They’re all in it togetherEndemic corruption feeding on strong allegiances to regional, school and blood ties and supplemented by power and money is hard to weed out. The president has demanded action to root out corruption, and authorities have declared war against it, yet it fails to go away. Instead corruption is evolving into new forms to survive and spread in a new environment. Tricks to mask conventional forms of corruption such as favors, influence trading, graft and money-laundering are getting craftier. But the problem with dishonest government money is that it comes back as a tax upon the rest of the ordinary honest population.
The fallout from rampant corruption was underscored in a recent investigation by the Board of Audit and Inspection. One county head in South Chuncheong awarded pork-barrel projects to a certain construction company and was rewarded with a luxury villa and apartment. A county head in North Gyeongsang had a 3 billion won ($2.7 million) contract signed with a construction company where he and his father-in-law serve as the largest shareholders and embezzled 500 million won of the sum into his wife’s account. A head of a state-owned company based in North Gyeongsang endorsed an illegitimate gambling event and received porcelain worth 20 million won as a gift from its organizer. A county head in South Jeolla had cash kickbacks worth 150 million won stacked up in his closet and another 40 million won in a drawer. The man was then handpicked by an affiliated political party to run in the June 2 gubernatorial election.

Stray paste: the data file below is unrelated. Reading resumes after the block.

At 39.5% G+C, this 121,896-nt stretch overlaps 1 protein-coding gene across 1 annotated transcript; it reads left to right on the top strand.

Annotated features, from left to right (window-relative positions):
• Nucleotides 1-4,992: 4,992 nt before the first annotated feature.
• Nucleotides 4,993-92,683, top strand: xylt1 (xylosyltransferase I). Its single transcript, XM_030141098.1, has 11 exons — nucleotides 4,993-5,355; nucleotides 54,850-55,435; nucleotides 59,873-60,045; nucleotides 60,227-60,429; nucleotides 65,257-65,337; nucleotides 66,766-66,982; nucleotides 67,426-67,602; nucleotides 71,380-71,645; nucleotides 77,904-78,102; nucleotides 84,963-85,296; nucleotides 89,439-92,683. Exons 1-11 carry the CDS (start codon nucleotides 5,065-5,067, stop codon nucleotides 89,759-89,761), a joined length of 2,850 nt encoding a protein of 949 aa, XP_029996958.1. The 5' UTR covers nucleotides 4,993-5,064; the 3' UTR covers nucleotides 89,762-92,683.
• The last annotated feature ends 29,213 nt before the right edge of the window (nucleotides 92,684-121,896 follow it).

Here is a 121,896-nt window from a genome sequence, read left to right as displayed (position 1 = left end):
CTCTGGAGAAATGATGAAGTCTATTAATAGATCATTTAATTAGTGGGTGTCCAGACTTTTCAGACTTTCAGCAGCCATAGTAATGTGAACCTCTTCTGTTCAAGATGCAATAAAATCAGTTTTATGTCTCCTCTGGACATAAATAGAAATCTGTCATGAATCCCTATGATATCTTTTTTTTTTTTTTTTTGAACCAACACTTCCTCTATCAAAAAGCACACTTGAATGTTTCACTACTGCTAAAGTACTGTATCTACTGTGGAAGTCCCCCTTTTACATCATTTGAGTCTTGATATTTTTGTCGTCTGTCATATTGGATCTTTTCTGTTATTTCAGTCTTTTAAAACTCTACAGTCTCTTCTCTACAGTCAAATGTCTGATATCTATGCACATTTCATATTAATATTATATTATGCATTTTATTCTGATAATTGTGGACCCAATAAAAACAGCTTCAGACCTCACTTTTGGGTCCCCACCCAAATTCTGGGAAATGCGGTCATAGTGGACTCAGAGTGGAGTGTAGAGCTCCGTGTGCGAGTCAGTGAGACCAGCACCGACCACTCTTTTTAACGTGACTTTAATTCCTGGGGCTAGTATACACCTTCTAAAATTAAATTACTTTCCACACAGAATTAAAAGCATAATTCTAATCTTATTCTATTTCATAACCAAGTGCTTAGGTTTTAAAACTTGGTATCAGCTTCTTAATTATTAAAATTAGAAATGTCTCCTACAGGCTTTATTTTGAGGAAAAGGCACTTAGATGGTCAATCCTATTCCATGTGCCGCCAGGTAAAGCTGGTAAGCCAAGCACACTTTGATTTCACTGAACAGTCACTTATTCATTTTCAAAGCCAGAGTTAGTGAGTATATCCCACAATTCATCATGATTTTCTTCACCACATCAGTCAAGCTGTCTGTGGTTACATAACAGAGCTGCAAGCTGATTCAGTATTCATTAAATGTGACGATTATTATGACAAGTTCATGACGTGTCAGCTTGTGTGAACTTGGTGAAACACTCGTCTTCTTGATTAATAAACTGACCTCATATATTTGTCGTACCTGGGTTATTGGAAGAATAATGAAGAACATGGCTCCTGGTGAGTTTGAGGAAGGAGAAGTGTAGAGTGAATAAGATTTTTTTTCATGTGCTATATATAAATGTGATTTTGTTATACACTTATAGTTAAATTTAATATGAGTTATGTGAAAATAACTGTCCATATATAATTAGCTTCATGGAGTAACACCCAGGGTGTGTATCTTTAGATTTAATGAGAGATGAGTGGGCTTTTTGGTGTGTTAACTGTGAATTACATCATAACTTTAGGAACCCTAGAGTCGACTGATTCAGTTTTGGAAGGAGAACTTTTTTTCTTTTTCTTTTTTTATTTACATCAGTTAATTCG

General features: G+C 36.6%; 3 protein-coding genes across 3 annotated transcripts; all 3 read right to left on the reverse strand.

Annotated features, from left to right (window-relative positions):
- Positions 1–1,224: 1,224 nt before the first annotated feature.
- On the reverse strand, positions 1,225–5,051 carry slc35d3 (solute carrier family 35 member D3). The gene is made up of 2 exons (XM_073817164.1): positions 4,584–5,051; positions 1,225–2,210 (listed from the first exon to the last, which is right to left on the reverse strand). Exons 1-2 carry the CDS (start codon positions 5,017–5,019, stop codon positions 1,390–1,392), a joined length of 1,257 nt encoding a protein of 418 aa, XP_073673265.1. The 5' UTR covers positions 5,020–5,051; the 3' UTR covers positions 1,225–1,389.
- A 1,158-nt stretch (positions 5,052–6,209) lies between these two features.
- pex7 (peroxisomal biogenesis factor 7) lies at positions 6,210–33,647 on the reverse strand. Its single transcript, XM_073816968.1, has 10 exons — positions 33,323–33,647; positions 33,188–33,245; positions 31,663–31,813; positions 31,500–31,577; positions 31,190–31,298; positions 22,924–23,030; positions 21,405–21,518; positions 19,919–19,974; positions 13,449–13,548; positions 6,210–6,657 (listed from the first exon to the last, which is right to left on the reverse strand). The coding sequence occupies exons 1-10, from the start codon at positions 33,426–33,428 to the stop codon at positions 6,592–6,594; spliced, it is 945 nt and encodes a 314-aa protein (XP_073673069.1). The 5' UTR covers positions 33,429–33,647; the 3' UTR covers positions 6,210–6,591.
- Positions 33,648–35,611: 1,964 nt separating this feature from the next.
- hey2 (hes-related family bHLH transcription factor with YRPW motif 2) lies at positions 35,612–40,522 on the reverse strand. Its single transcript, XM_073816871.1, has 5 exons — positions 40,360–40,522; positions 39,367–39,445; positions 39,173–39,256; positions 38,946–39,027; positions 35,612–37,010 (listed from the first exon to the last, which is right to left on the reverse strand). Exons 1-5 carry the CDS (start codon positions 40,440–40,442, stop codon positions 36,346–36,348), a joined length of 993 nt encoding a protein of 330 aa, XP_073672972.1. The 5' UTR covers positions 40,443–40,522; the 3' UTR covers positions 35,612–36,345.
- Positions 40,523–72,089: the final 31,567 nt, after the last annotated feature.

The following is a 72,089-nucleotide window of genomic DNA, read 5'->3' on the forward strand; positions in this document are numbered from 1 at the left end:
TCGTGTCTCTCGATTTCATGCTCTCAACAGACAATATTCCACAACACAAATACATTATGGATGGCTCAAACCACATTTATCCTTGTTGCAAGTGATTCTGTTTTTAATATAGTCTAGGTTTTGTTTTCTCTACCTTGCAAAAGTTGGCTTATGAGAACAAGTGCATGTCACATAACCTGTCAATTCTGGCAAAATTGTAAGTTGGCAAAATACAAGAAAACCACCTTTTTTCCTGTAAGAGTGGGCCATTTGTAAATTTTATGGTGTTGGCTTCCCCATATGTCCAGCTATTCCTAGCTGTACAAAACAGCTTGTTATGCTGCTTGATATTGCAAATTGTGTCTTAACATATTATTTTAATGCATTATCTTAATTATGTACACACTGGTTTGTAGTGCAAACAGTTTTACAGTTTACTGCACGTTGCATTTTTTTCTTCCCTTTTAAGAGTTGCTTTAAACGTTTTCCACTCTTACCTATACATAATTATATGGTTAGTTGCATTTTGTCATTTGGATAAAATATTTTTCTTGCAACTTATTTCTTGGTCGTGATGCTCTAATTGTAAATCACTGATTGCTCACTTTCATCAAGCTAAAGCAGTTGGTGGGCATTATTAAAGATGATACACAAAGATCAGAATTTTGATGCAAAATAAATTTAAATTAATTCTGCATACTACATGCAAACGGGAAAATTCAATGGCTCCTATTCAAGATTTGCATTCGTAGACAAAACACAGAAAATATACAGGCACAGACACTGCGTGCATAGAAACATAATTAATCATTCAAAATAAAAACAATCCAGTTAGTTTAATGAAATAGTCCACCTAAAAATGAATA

Korea ranked 22nd among the 30 members of the Organization of Economic Development and Cooperation in last year’s Corruption Perception Index scale administered by Transparency International. A recent Board of Audit inspection supplemented our poor ranking on the public-sector corruption scale. Political corruption starts with electoral corruption and spreads through various connections.
Bribes and graft then become normal and commonplace. It’s easy to ignore one’s guilty conscience because everyone is in it together. In one county administration in Hongseong, South Chungcheong, 112 out of a total of 670 government employees were caught embezzling a combined 700 million won last year.
The recent scandal involving the corporate “sponsorship” of public prosecutors also stems from corrupt ties with a regional construction company. The spread of corruption has tainted law enforcement as well. It is no wonder that the fetters of corruption are hard to break. We must institute a continuing crackdown on corruption as well as a permanent monitoring and surveillance system.